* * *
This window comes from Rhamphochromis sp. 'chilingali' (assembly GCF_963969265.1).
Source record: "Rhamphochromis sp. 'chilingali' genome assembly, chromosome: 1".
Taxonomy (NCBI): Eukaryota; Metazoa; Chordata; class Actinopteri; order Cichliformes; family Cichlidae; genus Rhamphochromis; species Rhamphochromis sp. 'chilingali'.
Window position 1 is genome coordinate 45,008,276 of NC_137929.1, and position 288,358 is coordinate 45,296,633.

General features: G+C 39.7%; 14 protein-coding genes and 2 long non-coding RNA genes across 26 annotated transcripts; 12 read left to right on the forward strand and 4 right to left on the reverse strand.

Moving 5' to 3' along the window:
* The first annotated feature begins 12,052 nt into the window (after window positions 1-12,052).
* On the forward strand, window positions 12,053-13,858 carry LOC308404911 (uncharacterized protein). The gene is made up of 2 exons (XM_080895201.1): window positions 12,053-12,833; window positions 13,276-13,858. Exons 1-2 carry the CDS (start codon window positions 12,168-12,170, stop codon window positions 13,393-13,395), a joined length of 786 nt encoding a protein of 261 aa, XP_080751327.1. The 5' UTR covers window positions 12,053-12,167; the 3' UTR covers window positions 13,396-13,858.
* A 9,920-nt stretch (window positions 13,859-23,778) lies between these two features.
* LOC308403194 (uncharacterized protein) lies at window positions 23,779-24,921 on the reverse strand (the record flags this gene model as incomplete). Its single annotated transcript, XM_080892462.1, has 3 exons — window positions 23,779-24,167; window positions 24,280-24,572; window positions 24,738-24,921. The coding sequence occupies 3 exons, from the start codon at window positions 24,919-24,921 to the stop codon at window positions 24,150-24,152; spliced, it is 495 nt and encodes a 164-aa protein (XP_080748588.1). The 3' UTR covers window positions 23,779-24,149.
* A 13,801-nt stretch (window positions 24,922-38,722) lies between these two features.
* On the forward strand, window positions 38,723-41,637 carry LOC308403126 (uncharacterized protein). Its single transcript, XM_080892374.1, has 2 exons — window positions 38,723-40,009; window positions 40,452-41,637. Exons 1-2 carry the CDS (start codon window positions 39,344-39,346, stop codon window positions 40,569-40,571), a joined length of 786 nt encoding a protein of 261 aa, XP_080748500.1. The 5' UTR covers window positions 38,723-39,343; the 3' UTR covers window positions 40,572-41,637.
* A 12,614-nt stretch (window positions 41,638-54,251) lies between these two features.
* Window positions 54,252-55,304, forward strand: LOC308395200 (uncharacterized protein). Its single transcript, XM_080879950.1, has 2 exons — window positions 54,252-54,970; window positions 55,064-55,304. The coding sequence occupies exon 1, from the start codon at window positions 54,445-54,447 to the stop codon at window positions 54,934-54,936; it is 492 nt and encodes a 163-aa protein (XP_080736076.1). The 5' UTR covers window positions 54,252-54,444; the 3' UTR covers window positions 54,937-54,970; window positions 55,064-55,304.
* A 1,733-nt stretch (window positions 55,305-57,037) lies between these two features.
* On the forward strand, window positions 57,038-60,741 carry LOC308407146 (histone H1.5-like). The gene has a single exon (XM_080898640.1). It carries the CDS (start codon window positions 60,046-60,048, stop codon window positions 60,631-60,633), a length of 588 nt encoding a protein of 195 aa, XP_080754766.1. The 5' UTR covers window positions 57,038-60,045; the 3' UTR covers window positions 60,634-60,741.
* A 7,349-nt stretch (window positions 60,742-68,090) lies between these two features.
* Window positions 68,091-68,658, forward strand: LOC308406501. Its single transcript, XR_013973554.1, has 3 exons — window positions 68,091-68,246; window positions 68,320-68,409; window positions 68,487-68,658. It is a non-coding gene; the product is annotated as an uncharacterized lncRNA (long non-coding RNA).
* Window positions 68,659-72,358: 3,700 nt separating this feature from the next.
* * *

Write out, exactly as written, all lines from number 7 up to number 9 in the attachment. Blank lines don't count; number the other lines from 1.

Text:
* The first annotated feature begins 12,052 nt into the window (after window positions 1-12,052).
* On the forward strand, window positions 12,053-13,858 carry LOC308404911 (uncharacterized protein). The gene is made up of 2 exons (XM_080895201.1): window positions 12,053-12,833; window positions 13,276-13,858. Exons 1-2 carry the CDS (start codon window positions 12,168-12,170, stop codon window positions 13,393-13,395), a joined length of 786 nt encoding a protein of 261 aa, XP_080751327.1. The 5' UTR covers window positions 12,053-12,167; the 3' UTR covers window positions 13,396-13,858.
* A 9,920-nt stretch (window positions 13,859-23,778) lies between these two features.